Germany's Deutsche Boerse has called for merger talks with the Paris-based Euronext exchange.
The merger call came as Deutsche Boerse unveiled rising profits
Deutsche Boerse boss Reto Francioni said closer ties would be "attractive" for both customers and shareholders.
He said the German exchange took a "pragmatic approach to consolidation", but added the combined firm's headquarters should be in Frankfurt.
Both Deutsche Boerse and Euronext have expressed interest in taking over the London Stock Exchange (LSE).
Deutsche Boerse launched a failed £1.3bn ($2.3bn) bid for the LSE in December 2004, a move which eventually led to the resignation of its then chief executive Werner Seifert.
Euronext, which comprises of the Paris, Amsterdam, Brussels and Lisbon stock markets, is still thought to be considering a move for the London exchange.
Deutsche Boerse and Euronext have held preliminary talks on cooperation, but so far failed to agree on terms.
A combination of the two would leapfrog the LSE as Europe's biggest market for securities trading.
"A combination of Deutsche Boerse and Euronext is by far the most attractive among a large number of relevant options - for customers and shareholders as well as for the financial centres involved," said Mr Francioni.
"Deutsche Boerse continues to be in favour of a dialogue with Euronext with a view towards a combination of two partners," he added.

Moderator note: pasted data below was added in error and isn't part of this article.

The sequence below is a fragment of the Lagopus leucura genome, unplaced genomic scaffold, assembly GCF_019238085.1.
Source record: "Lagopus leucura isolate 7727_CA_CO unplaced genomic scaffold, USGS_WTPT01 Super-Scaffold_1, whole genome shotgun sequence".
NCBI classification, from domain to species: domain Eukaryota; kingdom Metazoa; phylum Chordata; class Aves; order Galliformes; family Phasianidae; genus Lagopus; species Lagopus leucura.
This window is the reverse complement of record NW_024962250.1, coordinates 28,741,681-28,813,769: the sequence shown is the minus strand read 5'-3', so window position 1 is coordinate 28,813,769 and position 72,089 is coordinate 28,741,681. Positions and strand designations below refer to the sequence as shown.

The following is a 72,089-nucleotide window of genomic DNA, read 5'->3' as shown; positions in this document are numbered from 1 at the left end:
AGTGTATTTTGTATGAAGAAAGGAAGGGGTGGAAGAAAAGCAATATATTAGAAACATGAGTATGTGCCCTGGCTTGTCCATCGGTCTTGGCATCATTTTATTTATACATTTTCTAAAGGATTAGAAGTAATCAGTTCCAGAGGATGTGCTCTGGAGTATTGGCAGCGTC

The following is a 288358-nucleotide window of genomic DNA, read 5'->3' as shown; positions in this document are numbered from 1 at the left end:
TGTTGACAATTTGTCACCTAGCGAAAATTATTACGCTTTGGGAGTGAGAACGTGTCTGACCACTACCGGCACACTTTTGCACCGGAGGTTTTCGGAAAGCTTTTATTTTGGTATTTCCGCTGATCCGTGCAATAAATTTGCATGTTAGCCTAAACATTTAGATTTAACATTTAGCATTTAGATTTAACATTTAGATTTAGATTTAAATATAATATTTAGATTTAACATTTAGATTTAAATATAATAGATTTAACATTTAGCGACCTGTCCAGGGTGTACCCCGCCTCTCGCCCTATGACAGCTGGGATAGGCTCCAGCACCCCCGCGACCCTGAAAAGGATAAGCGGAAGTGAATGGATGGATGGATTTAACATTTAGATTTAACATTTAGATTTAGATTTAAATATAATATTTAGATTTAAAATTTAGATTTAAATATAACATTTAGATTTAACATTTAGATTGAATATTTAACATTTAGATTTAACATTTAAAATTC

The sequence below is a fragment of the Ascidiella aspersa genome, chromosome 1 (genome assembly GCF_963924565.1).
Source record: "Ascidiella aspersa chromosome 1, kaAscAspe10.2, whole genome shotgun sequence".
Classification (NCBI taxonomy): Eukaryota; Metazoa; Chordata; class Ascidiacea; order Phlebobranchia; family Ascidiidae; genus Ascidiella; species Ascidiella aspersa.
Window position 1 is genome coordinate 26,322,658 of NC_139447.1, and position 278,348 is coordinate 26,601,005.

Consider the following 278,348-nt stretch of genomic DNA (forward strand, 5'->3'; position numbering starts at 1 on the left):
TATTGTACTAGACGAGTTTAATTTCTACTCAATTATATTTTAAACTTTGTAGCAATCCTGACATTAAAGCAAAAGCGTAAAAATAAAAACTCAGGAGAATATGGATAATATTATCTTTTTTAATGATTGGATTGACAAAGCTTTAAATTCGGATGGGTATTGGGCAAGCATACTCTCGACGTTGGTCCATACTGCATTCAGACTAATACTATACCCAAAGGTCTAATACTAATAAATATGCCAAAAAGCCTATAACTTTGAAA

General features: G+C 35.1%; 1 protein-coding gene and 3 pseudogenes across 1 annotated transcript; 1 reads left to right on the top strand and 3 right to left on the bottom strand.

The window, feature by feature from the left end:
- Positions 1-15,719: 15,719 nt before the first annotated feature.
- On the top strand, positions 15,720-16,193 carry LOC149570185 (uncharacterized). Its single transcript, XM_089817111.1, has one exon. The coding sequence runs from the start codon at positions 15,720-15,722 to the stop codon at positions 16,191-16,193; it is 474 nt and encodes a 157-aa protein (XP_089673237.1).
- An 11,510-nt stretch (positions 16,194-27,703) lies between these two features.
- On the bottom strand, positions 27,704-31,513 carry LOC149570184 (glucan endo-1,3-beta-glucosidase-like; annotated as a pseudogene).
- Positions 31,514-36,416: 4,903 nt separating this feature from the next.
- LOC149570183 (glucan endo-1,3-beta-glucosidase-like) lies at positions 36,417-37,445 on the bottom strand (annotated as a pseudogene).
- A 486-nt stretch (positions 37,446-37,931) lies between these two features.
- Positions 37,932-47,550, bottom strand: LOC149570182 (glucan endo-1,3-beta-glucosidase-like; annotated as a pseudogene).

Mr Francioni said management of the combined business would be divided between Deutsche Boerse's and Euronext's existing locations to create a "fair balance".
However, he stressed that he believed the German financial centre of Frankfurt should play host to the headquarters of a merged group.
Mr Francioni's comments came as Deutsche Boerse unveiled a leap in full-year net profits for 2005 to 427.4m euros, from 266.1m euros in the previous year.
Strong sales and income from the banking business helped boost the exchange's performance.
Deutsche Boerse jointly owns Eurex - the world's leading derivatives exchange - with the Swiss stock exchange.
Deutsche Boerse's overtures to Euronext will divert some of the recent acquisition interest away from the LSE, which has so far resisted takeover attempts by predators.
On Monday, Australia's Macquarie Bank admitted defeat in its £1.5bn bid for the LSE, with the Sydney-based group saying it had failed to win enough support for the move.